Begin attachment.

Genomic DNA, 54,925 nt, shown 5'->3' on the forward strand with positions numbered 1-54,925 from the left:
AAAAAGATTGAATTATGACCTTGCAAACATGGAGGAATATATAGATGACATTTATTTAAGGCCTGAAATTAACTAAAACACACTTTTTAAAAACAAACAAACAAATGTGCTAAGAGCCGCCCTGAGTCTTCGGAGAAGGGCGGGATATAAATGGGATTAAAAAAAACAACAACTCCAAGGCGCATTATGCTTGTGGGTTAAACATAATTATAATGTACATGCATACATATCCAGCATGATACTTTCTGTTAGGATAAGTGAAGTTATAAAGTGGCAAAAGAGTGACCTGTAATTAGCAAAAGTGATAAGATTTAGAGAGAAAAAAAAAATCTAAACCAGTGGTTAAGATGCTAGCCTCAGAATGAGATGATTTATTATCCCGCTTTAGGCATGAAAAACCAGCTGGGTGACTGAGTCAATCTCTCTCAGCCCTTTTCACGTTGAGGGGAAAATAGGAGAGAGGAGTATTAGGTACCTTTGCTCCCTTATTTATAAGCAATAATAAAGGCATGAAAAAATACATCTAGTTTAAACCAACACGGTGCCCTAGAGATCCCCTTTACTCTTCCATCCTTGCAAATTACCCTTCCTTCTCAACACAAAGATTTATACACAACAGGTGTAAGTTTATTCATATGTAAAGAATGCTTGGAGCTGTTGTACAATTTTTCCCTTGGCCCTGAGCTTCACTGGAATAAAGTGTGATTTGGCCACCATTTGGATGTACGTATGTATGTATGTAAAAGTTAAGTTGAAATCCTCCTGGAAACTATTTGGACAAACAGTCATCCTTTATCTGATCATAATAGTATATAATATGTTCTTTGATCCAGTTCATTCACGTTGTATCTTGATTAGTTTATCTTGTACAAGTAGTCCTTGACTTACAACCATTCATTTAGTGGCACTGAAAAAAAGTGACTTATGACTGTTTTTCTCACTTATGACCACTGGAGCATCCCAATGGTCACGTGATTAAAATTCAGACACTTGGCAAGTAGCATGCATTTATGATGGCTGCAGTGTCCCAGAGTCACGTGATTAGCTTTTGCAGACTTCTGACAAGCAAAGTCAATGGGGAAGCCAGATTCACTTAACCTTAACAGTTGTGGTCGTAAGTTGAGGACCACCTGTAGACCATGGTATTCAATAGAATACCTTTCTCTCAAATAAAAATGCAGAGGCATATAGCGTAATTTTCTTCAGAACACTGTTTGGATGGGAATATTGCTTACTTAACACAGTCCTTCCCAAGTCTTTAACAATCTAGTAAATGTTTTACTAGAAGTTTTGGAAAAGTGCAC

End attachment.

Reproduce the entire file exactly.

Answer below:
Genomic DNA, 54,925 nt, shown 5'->3' on the forward strand with positions numbered 1-54,925 from the left:
AAAAAGATTGAATTATGACCTTGCAAACATGGAGGAATATATAGATGACATTTATTTAAGGCCTGAAATTAACTAAAACACACTTTTTAAAAACAAACAAACAAATGTGCTAAGAGCCGCCCTGAGTCTTCGGAGAAGGGCGGGATATAAATGGGATTAAAAAAAACAACAACTCCAAGGCGCATTATGCTTGTGGGTTAAACATAATTATAATGTACATGCATACATATCCAGCATGATACTTTCTGTTAGGATAAGTGAAGTTATAAAGTGGCAAAAGAGTGACCTGTAATTAGCAAAAGTGATAAGATTTAGAGAGAAAAAAAAAATCTAAACCAGTGGTTAAGATGCTAGCCTCAGAATGAGATGATTTATTATCCCGCTTTAGGCATGAAAAACCAGCTGGGTGACTGAGTCAATCTCTCTCAGCCCTTTTCACGTTGAGGGGAAAATAGGAGAGAGGAGTATTAGGTACCTTTGCTCCCTTATTTATAAGCAATAATAAAGGCATGAAAAAATACATCTAGTTTAAACCAACACGGTGCCCTAGAGATCCCCTTTACTCTTCCATCCTTGCAAATTACCCTTCCTTCTCAACACAAAGATTTATACACAACAGGTGTAAGTTTATTCATATGTAAAGAATGCTTGGAGCTGTTGTACAATTTTTCCCTTGGCCCTGAGCTTCACTGGAATAAAGTGTGATTTGGCCACCATTTGGATGTACGTATGTATGTATGTAAAAGTTAAGTTGAAATCCTCCTGGAAACTATTTGGACAAACAGTCATCCTTTATCTGATCATAATAGTATATAATATGTTCTTTGATCCAGTTCATTCACGTTGTATCTTGATTAGTTTATCTTGTACAAGTAGTCCTTGACTTACAACCATTCATTTAGTGGCACTGAAAAAAAGTGACTTATGACTGTTTTTCTCACTTATGACCACTGGAGCATCCCAATGGTCACGTGATTAAAATTCAGACACTTGGCAAGTAGCATGCATTTATGATGGCTGCAGTGTCCCAGAGTCACGTGATTAGCTTTTGCAGACTTCTGACAAGCAAAGTCAATGGGGAAGCCAGATTCACTTAACCTTAACAGTTGTGGTCGTAAGTTGAGGACCACCTGTAGACCATGGTATTCAATAGAATACCTTTCTCTCAAATAAAAATGCAGAGGCATATAGCGTAATTTTCTTCAGAACACTGTTTGGATGGGAATATTGCTTACTTAACACAGTCCTTCCCAAGTCTTTAACAATCTAGTAAATGTTTTACTAGAAGTTTTGGAAAAGTGCAC